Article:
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Exploring the Hidden Gems and Unconventional Spots of the Total Eclipse in Montreal

As the total eclipse swept over Montreal’s downtown, it wasn’t the prime spot for many eclipse enthusiasts. Instead, shortly after noon, the streets near the city’s bridges started filling with cars departing the island in search of optimal viewing spots. Hundreds of thousands of people headed off the island to escape the urban hustle, seeking quieter locales devoid of skyscrapers and construction noise, or to nearby landmarks like Sainte-Hélène Island on the St. Lawrence River, where eclipse-related activities had been organized for months.

Enya Astelle and her friend Josiane Neault found themselves dancing to music blasting from the car next to theirs on Ste-Catherine Street East as they sat in bumper-to-bumper traffic. They were en route back to St-Jean-sur-Richelieu, about 40 kilometers away, after a trip into town to handle some business.

However, not everyone was caught up in eclipse fever. Claudette Desmarais, running errands downtown, shrugged off the celestial event, describing it as “No big deal” while donning a sequined cap.

For others, like Kamel Bousba and his children, Yasmine and Massine, the eclipse held significance. Waiting at a bus stop on St-Hubert Street to head to the science center in the Old Port, they were eager to witness the rare event. Massine noted that according to his history teacher, such events occur only once every century.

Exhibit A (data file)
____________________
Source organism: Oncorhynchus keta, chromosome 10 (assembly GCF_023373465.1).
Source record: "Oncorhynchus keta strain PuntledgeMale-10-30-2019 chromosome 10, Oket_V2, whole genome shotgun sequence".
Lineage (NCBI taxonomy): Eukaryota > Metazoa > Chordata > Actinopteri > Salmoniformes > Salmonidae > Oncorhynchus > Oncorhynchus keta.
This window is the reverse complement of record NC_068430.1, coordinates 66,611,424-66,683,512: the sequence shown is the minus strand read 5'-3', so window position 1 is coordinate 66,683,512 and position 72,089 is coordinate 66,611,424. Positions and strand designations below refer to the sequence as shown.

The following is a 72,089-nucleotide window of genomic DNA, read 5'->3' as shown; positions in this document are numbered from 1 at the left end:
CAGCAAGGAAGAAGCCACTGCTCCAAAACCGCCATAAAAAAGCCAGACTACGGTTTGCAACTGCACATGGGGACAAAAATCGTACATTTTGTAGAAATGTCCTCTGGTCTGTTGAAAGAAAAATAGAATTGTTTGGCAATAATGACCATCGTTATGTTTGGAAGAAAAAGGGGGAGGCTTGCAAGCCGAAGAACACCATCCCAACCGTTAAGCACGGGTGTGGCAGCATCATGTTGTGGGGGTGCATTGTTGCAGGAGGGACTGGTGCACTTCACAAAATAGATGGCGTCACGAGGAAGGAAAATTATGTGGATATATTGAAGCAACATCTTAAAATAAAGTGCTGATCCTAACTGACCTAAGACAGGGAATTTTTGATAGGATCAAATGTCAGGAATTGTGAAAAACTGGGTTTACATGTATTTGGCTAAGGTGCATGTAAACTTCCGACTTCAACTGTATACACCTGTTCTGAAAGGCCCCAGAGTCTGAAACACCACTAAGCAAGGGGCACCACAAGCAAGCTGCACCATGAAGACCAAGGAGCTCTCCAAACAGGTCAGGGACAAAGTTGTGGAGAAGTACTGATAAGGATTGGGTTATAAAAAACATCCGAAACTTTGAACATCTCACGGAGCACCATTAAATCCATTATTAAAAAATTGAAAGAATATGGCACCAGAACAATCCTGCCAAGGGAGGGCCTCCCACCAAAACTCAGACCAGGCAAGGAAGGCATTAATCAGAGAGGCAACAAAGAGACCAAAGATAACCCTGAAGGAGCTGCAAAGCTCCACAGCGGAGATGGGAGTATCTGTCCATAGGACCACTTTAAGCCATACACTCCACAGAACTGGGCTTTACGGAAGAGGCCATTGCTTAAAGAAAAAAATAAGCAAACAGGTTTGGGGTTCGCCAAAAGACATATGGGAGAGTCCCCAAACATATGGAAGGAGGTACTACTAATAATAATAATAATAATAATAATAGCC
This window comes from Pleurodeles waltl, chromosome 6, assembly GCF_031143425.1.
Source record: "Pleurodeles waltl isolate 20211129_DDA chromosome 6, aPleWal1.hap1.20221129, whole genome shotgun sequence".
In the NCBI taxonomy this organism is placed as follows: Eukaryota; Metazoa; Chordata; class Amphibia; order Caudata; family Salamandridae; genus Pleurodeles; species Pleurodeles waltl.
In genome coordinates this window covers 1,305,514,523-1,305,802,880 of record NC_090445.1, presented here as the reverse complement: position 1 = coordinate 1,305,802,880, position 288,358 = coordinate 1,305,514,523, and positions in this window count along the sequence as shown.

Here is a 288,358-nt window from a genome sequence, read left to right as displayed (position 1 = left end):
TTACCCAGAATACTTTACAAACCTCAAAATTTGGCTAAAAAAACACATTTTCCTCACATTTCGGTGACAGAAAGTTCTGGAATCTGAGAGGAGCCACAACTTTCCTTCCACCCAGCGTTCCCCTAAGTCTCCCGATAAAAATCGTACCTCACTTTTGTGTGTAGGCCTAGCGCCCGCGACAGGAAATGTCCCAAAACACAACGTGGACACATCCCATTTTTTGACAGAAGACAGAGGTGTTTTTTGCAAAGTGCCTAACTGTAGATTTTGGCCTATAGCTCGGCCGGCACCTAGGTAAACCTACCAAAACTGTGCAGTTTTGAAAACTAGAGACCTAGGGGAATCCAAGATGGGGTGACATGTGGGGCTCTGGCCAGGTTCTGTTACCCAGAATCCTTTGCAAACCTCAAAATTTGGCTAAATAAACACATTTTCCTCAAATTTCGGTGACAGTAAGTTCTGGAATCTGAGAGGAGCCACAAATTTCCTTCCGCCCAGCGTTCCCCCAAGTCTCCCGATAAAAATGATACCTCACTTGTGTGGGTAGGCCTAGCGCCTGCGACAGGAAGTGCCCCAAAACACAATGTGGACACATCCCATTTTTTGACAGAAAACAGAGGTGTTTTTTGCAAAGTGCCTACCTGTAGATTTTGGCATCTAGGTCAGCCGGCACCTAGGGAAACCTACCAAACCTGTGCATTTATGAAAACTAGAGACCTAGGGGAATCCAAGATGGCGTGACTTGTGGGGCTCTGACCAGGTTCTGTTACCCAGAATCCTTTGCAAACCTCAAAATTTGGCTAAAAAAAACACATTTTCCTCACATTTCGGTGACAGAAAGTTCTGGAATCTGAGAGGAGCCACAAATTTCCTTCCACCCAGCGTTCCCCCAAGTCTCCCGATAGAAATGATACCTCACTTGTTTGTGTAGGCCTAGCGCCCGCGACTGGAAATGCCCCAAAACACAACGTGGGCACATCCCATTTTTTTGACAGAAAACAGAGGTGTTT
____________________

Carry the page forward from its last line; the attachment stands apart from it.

Carole Therrien, a traffic signaller stationed outside a construction site, had to forego viewing the eclipse due to work commitments. Nonetheless, she managed to steal a few glances during totality, experiencing the city’s eerie mid-day darkness firsthand.

Meanwhile, Randy Enkin, a geologist from Victoria, British Columbia, flew to Montreal to witness totality from his wife’s parents’ rooftop terrace in the Plateau neighborhood. Enkin, an avid moon enthusiast, had been planning the trip since 2017 and found the idea of viewing the eclipse from a familiar setting particularly appealing.

At La Fontaine Park, a crowd of several hundred gathered along the pond, eagerly anticipating the celestial spectacle. As darkness descended and the sky grew dimmer, gasps and cheers echoed through the park, marking the awe-inspiring moment of totality. Despite a brief disruption from a group of noisy individuals, the crowd remained undeterred, cherishing the rare experience.

Zahra Malki-Meam and Malik Samuels, watching from a blanket, savored the communal atmosphere and the shared excitement of the eclipse with fellow park-goers. Their decision to bypass the city’s main festivities in favor of a quieter, more natural setting proved to be a memorable choice.

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